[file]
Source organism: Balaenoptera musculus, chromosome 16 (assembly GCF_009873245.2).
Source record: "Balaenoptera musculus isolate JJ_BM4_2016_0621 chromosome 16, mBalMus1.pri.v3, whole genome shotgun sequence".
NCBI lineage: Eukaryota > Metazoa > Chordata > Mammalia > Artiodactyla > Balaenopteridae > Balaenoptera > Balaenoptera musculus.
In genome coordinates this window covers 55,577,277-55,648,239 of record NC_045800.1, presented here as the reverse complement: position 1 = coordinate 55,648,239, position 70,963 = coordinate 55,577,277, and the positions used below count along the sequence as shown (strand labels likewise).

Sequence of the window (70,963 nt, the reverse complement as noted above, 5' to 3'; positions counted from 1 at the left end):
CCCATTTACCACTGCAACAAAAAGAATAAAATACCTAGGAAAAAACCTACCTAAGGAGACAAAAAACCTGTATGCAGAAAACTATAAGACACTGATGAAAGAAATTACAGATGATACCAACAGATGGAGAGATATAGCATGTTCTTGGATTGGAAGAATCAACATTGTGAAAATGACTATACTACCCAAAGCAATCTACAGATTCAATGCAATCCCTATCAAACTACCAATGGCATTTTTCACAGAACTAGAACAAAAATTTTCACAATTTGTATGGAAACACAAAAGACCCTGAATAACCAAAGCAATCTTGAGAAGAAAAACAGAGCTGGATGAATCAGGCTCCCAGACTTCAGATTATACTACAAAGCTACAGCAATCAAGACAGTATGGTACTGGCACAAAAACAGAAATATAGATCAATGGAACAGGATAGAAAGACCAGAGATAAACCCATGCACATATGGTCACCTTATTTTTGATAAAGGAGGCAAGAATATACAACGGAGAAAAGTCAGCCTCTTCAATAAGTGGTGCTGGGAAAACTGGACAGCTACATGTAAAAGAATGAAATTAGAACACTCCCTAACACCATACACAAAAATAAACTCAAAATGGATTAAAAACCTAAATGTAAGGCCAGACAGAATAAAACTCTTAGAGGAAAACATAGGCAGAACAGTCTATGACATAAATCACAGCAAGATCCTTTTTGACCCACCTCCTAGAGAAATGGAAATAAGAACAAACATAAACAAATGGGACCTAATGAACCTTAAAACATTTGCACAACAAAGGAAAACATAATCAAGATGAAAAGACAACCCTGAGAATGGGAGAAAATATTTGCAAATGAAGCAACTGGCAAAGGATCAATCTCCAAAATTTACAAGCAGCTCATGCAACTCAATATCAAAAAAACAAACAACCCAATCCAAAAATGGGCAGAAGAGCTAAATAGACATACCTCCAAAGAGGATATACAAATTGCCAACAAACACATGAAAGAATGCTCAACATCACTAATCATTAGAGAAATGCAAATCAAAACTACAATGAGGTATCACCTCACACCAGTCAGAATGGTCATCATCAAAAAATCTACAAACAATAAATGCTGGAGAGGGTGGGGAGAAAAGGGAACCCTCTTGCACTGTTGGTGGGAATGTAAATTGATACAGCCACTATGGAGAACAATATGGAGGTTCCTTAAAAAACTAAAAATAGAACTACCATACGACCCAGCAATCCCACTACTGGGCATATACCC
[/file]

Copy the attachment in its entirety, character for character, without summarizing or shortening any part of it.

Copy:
Source organism: Balaenoptera musculus, chromosome 16 (assembly GCF_009873245.2).
Source record: "Balaenoptera musculus isolate JJ_BM4_2016_0621 chromosome 16, mBalMus1.pri.v3, whole genome shotgun sequence".
NCBI lineage: Eukaryota > Metazoa > Chordata > Mammalia > Artiodactyla > Balaenopteridae > Balaenoptera > Balaenoptera musculus.
In genome coordinates this window covers 55,577,277-55,648,239 of record NC_045800.1, presented here as the reverse complement: position 1 = coordinate 55,648,239, position 70,963 = coordinate 55,577,277, and the positions used below count along the sequence as shown (strand labels likewise).

Sequence of the window (70,963 nt, the reverse complement as noted above, 5' to 3'; positions counted from 1 at the left end):
CCCATTTACCACTGCAACAAAAAGAATAAAATACCTAGGAAAAAACCTACCTAAGGAGACAAAAAACCTGTATGCAGAAAACTATAAGACACTGATGAAAGAAATTACAGATGATACCAACAGATGGAGAGATATAGCATGTTCTTGGATTGGAAGAATCAACATTGTGAAAATGACTATACTACCCAAAGCAATCTACAGATTCAATGCAATCCCTATCAAACTACCAATGGCATTTTTCACAGAACTAGAACAAAAATTTTCACAATTTGTATGGAAACACAAAAGACCCTGAATAACCAAAGCAATCTTGAGAAGAAAAACAGAGCTGGATGAATCAGGCTCCCAGACTTCAGATTATACTACAAAGCTACAGCAATCAAGACAGTATGGTACTGGCACAAAAACAGAAATATAGATCAATGGAACAGGATAGAAAGACCAGAGATAAACCCATGCACATATGGTCACCTTATTTTTGATAAAGGAGGCAAGAATATACAACGGAGAAAAGTCAGCCTCTTCAATAAGTGGTGCTGGGAAAACTGGACAGCTACATGTAAAAGAATGAAATTAGAACACTCCCTAACACCATACACAAAAATAAACTCAAAATGGATTAAAAACCTAAATGTAAGGCCAGACAGAATAAAACTCTTAGAGGAAAACATAGGCAGAACAGTCTATGACATAAATCACAGCAAGATCCTTTTTGACCCACCTCCTAGAGAAATGGAAATAAGAACAAACATAAACAAATGGGACCTAATGAACCTTAAAACATTTGCACAACAAAGGAAAACATAATCAAGATGAAAAGACAACCCTGAGAATGGGAGAAAATATTTGCAAATGAAGCAACTGGCAAAGGATCAATCTCCAAAATTTACAAGCAGCTCATGCAACTCAATATCAAAAAAACAAACAACCCAATCCAAAAATGGGCAGAAGAGCTAAATAGACATACCTCCAAAGAGGATATACAAATTGCCAACAAACACATGAAAGAATGCTCAACATCACTAATCATTAGAGAAATGCAAATCAAAACTACAATGAGGTATCACCTCACACCAGTCAGAATGGTCATCATCAAAAAATCTACAAACAATAAATGCTGGAGAGGGTGGGGAGAAAAGGGAACCCTCTTGCACTGTTGGTGGGAATGTAAATTGATACAGCCACTATGGAGAACAATATGGAGGTTCCTTAAAAAACTAAAAATAGAACTACCATACGACCCAGCAATCCCACTACTGGGCATATACCC